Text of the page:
History: VietnamKoreaIraq wars overview, Imperialism, Nazi Germany

      Contemporary Economics:  Global Economy mini-unit on employment

      Non fiction:  Thomas Friedman:  The World is Flat (Pod Cast)

      Human Sciences:  Gender Role Expectations     

      Linguistics:  Socio-linguistics  (Genderspeak and Harassment issues)

      Literature:  J.M. Coetzee, Disgrace

                        Vladimir Nabokov, Lolita

        William Shakespeare, Richard III 

       David Mamet, Oleanna

      Film:  Oleanna and Let's Fly Away

      Economics:  Business models, corporate takeovers, and Richard III

 

Unit 2:  What is Beauty?:

Essential Questions:

1.  Is beauty cultural/ personal/universal?

2.  Does Beauty have power?  If so, what kind?

Ideas for Interdisciplinary Connections:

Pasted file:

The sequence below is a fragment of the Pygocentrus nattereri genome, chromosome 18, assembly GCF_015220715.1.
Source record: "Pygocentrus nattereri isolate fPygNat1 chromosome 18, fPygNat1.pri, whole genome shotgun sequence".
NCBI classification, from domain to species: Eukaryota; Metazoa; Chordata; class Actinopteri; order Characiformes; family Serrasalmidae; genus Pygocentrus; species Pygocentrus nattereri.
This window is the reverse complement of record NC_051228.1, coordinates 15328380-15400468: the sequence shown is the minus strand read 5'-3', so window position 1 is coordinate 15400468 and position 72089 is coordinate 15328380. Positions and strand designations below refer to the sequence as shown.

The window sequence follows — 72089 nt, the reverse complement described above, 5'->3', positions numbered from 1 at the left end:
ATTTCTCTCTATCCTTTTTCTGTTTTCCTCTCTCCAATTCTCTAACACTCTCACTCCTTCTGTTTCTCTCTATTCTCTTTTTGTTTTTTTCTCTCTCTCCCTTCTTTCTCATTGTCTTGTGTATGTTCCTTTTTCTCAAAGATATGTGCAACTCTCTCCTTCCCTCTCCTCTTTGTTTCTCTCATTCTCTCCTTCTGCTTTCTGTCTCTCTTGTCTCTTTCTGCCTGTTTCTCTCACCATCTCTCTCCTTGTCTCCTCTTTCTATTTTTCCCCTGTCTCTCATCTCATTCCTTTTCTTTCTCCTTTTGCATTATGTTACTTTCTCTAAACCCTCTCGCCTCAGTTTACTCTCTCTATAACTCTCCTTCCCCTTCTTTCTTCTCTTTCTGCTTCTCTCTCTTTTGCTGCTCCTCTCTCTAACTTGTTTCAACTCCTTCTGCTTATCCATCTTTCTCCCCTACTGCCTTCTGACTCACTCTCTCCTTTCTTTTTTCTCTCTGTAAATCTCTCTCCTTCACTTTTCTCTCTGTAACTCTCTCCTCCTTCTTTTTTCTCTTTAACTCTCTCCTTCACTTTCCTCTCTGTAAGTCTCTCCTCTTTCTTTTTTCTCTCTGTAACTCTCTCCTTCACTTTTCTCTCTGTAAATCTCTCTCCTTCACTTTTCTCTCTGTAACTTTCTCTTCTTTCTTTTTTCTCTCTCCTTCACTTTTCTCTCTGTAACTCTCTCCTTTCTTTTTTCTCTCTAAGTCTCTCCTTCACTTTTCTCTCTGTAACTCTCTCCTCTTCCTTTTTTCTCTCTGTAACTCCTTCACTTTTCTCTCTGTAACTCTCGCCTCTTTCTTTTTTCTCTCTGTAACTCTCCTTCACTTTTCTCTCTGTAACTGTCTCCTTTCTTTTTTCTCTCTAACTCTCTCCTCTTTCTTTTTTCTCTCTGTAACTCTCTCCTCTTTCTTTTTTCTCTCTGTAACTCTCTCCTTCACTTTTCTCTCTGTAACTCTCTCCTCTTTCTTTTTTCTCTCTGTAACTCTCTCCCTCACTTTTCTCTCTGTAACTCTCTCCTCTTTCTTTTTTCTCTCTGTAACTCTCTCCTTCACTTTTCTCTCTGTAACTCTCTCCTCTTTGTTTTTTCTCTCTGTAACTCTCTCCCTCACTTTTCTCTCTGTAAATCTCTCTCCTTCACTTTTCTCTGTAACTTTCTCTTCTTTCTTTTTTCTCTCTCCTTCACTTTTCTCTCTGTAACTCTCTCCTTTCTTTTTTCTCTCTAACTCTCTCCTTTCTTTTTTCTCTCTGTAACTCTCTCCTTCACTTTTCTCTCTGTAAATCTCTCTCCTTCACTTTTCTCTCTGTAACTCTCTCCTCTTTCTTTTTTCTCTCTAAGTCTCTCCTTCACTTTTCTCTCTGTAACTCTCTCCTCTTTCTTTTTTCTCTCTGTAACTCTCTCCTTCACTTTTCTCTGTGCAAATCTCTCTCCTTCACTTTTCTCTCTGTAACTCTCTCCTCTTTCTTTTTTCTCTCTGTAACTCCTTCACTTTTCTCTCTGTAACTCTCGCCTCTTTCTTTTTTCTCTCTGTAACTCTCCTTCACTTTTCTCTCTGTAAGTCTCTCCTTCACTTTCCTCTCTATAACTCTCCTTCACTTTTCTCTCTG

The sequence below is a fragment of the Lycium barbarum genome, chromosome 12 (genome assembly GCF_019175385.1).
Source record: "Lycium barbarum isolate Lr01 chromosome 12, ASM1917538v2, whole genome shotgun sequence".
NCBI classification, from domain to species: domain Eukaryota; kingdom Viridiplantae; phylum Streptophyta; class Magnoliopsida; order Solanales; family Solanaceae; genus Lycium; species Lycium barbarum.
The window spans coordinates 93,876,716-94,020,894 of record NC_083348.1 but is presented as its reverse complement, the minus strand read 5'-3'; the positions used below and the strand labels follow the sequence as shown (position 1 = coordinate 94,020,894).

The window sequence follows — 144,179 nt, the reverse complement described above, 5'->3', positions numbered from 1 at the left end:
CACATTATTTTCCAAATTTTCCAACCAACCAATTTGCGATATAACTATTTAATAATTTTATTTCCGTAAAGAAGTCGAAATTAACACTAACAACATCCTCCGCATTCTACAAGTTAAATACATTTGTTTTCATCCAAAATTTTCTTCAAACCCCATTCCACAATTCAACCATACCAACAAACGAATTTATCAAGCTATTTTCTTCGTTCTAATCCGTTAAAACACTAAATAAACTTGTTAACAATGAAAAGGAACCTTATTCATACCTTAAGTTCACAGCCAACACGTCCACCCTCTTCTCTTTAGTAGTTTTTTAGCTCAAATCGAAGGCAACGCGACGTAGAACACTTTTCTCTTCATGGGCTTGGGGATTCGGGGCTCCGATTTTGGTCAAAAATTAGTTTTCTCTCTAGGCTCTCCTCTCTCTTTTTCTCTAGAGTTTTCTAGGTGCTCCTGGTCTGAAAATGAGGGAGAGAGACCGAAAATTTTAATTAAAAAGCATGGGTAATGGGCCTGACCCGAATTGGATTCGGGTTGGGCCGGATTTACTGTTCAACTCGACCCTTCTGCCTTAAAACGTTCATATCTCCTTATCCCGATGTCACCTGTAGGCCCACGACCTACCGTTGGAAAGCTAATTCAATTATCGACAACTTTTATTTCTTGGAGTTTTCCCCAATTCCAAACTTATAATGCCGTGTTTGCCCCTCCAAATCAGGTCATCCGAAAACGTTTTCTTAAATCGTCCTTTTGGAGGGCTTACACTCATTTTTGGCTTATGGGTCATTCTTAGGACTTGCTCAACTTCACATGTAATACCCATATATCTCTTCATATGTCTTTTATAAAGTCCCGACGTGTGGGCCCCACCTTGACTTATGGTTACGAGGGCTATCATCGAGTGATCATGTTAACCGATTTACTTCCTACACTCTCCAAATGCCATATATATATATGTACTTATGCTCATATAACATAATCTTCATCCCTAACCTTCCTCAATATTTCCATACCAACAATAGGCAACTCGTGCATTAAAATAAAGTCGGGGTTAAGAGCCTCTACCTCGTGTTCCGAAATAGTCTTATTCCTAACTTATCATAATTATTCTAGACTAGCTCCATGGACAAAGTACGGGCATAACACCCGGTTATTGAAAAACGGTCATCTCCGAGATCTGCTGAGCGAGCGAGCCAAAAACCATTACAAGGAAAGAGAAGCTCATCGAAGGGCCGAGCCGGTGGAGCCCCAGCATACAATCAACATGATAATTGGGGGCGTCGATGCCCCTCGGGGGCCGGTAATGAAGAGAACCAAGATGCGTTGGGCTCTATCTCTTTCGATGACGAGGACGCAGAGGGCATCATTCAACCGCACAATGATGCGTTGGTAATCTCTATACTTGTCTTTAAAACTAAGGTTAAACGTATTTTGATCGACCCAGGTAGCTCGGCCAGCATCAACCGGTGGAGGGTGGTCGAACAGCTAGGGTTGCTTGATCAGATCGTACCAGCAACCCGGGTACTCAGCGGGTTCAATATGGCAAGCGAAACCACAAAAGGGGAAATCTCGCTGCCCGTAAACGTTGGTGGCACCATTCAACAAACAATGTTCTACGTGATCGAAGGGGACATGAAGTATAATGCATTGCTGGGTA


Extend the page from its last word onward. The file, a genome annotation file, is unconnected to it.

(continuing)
Historical Definitions of Beauty:  Aristotle/Plato (Classical) definitions, Medieval, Renaissance, and Modern

     Math:  Pythagoras (order and comprehensibility=mathematical laws)  Fibonacci Series

     Philosophy:  Plato, Sophist (rules of aesthetics in sculpture, Medieval harmony (proportion) and color.  Also, moral significance:  beauty and ugliness in juxtaposition. 

     Human Sciences:  Research regarding beauty: cultural and personal                                                      

     Non fiction:  Nancy Etcoff, The Survival of the Prettiest           

     Contemporary Culture: Beauty in Media, Hollywood, and Fashion and Advertising Industries

      Art: Realism, Romanticism, Surrealism, Cubism

      Literature:  Katherine Harrison, Exposure

                       William Shakespeare’s Venus and Adonis

       Photography:  Diane Arbus